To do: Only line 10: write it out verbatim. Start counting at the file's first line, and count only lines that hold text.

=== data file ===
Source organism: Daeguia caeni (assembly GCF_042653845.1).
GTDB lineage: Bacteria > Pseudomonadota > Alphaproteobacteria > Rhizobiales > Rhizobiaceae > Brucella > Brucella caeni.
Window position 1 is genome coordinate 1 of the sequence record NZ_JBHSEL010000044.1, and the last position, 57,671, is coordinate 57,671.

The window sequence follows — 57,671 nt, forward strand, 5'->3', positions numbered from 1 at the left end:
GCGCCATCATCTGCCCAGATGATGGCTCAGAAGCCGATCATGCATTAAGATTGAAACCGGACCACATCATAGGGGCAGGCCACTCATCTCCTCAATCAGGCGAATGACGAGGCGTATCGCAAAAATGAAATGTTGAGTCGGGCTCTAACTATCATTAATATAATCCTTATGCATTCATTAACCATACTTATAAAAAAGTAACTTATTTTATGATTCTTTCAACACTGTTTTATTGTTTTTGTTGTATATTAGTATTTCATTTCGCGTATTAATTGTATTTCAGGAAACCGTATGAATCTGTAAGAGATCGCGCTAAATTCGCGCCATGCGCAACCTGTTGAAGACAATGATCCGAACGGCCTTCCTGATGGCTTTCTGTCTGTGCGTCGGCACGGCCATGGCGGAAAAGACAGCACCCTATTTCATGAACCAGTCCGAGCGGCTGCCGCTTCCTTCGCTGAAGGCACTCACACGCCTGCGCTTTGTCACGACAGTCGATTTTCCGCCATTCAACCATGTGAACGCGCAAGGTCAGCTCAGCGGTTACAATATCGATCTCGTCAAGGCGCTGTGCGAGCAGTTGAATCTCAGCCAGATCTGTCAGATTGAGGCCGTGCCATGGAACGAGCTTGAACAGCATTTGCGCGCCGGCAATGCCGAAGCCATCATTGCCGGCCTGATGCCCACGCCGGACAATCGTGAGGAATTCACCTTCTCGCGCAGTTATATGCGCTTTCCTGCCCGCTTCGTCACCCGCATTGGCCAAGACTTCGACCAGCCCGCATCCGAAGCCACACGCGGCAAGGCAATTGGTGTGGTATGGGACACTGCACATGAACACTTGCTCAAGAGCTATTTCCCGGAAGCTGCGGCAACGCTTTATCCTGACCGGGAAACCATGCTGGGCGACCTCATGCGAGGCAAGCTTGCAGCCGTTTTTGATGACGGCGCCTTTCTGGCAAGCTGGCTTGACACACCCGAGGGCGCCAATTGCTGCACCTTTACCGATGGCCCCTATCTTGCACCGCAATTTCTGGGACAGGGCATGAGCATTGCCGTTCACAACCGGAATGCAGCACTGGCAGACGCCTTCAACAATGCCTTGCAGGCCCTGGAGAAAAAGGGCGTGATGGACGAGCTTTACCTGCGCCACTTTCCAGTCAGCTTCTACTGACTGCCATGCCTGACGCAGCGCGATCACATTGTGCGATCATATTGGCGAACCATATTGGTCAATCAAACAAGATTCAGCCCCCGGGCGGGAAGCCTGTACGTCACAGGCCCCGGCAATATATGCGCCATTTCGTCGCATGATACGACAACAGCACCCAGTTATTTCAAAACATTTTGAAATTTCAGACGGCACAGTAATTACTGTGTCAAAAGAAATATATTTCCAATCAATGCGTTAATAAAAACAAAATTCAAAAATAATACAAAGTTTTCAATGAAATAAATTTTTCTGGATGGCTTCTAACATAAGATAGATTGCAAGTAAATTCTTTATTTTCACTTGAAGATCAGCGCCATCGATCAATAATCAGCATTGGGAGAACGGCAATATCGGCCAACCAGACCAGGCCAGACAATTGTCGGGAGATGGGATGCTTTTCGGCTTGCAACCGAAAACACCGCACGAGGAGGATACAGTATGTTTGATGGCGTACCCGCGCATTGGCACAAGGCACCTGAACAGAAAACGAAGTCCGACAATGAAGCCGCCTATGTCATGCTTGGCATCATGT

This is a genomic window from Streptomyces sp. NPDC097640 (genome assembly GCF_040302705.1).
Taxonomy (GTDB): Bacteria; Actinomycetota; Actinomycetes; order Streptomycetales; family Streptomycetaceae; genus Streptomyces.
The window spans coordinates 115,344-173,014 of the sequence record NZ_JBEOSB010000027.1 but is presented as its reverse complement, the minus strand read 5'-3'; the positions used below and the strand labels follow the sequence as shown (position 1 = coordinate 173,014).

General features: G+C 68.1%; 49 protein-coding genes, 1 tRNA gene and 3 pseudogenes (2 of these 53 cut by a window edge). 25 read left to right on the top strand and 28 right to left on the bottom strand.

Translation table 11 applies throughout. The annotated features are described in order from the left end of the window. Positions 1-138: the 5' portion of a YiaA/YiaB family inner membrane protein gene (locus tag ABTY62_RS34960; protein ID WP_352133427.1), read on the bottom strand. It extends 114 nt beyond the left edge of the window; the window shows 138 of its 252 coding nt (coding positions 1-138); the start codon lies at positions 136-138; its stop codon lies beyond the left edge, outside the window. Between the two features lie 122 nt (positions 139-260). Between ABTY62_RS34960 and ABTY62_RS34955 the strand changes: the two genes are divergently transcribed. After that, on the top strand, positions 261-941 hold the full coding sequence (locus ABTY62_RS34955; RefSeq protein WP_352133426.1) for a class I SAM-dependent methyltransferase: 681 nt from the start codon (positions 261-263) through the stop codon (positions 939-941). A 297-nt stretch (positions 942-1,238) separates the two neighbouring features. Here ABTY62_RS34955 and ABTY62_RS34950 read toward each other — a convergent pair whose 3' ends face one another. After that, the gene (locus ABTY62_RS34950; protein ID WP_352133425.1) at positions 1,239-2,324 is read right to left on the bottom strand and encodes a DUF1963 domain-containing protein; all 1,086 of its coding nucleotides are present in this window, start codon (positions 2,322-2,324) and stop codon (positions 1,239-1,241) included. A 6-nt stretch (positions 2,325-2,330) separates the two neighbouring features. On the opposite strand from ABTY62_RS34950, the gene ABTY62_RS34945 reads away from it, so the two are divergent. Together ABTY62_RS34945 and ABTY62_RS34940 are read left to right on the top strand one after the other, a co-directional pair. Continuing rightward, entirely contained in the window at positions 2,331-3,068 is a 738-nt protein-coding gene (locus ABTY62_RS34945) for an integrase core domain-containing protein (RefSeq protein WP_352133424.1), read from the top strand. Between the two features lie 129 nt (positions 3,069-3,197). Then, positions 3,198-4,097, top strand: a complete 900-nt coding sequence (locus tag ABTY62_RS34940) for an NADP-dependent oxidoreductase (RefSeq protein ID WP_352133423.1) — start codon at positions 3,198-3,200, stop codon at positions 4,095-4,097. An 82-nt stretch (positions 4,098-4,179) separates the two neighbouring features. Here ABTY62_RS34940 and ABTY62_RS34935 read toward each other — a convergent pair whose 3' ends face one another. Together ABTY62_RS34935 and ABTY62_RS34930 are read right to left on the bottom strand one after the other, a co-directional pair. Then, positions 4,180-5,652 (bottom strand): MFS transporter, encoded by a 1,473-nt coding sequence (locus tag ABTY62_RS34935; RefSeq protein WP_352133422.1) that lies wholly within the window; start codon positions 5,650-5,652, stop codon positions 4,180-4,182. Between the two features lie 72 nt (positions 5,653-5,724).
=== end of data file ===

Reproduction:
Translation table 11 applies throughout. The annotated features are described in order from the left end of the window. Positions 1-138: the 5' portion of a YiaA/YiaB family inner membrane protein gene (locus tag ABTY62_RS34960; protein ID WP_352133427.1), read on the bottom strand. It extends 114 nt beyond the left edge of the window; the window shows 138 of its 252 coding nt (coding positions 1-138); the start codon lies at positions 136-138; its stop codon lies beyond the left edge, outside the window. Between the two features lie 122 nt (positions 139-260). Between ABTY62_RS34960 and ABTY62_RS34955 the strand changes: the two genes are divergently transcribed. After that, on the top strand, positions 261-941 hold the full coding sequence (locus ABTY62_RS34955; RefSeq protein WP_352133426.1) for a class I SAM-dependent methyltransferase: 681 nt from the start codon (positions 261-263) through the stop codon (positions 939-941). A 297-nt stretch (positions 942-1,238) separates the two neighbouring features. Here ABTY62_RS34955 and ABTY62_RS34950 read toward each other — a convergent pair whose 3' ends face one another. After that, the gene (locus ABTY62_RS34950; protein ID WP_352133425.1) at positions 1,239-2,324 is read right to left on the bottom strand and encodes a DUF1963 domain-containing protein; all 1,086 of its coding nucleotides are present in this window, start codon (positions 2,322-2,324) and stop codon (positions 1,239-1,241) included. A 6-nt stretch (positions 2,325-2,330) separates the two neighbouring features. On the opposite strand from ABTY62_RS34950, the gene ABTY62_RS34945 reads away from it, so the two are divergent. Together ABTY62_RS34945 and ABTY62_RS34940 are read left to right on the top strand one after the other, a co-directional pair. Continuing rightward, entirely contained in the window at positions 2,331-3,068 is a 738-nt protein-coding gene (locus ABTY62_RS34945) for an integrase core domain-containing protein (RefSeq protein WP_352133424.1), read from the top strand. Between the two features lie 129 nt (positions 3,069-3,197). Then, positions 3,198-4,097, top strand: a complete 900-nt coding sequence (locus tag ABTY62_RS34940) for an NADP-dependent oxidoreductase (RefSeq protein ID WP_352133423.1) — start codon at positions 3,198-3,200, stop codon at positions 4,095-4,097. An 82-nt stretch (positions 4,098-4,179) separates the two neighbouring features. Here ABTY62_RS34940 and ABTY62_RS34935 read toward each other — a convergent pair whose 3' ends face one another. Together ABTY62_RS34935 and ABTY62_RS34930 are read right to left on the bottom strand one after the other, a co-directional pair. Then, positions 4,180-5,652 (bottom strand): MFS transporter, encoded by a 1,473-nt coding sequence (locus tag ABTY62_RS34935; RefSeq protein WP_352133422.1) that lies wholly within the window; start codon positions 5,650-5,652, stop codon positions 4,180-4,182. Between the two features lie 72 nt (positions 5,653-5,724).